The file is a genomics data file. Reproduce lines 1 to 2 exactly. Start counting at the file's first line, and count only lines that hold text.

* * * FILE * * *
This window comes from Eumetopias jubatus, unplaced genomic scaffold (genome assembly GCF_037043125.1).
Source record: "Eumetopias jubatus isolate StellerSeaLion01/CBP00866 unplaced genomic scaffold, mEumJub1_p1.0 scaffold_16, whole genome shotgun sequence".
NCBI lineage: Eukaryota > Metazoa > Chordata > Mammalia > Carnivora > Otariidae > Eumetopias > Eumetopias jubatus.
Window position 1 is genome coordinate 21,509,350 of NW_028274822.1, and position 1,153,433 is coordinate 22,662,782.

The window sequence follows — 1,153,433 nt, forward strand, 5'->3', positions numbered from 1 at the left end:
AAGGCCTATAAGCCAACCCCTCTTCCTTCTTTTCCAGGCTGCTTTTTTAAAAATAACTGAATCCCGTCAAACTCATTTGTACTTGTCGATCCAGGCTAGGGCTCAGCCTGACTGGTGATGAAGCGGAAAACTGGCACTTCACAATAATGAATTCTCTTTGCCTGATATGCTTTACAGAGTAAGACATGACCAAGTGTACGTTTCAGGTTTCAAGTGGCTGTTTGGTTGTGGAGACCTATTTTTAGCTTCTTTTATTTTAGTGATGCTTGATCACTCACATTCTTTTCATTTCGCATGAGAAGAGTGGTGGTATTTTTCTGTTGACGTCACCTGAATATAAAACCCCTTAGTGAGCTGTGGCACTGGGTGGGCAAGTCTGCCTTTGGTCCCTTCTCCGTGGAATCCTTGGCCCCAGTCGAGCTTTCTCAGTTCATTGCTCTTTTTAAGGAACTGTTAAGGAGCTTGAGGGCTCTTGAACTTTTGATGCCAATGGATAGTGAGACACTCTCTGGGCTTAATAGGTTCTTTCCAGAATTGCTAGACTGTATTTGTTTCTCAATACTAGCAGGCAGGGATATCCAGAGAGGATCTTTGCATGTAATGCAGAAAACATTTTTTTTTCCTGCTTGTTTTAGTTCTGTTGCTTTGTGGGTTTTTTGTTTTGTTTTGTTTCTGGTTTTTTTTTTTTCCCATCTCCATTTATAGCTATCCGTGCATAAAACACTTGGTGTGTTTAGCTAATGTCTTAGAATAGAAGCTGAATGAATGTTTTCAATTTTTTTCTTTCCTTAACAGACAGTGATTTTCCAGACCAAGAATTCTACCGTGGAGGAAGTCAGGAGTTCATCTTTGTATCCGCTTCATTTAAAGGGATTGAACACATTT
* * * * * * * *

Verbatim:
This window comes from Eumetopias jubatus, unplaced genomic scaffold (genome assembly GCF_037043125.1).
Source record: "Eumetopias jubatus isolate StellerSeaLion01/CBP00866 unplaced genomic scaffold, mEumJub1_p1.0 scaffold_16, whole genome shotgun sequence".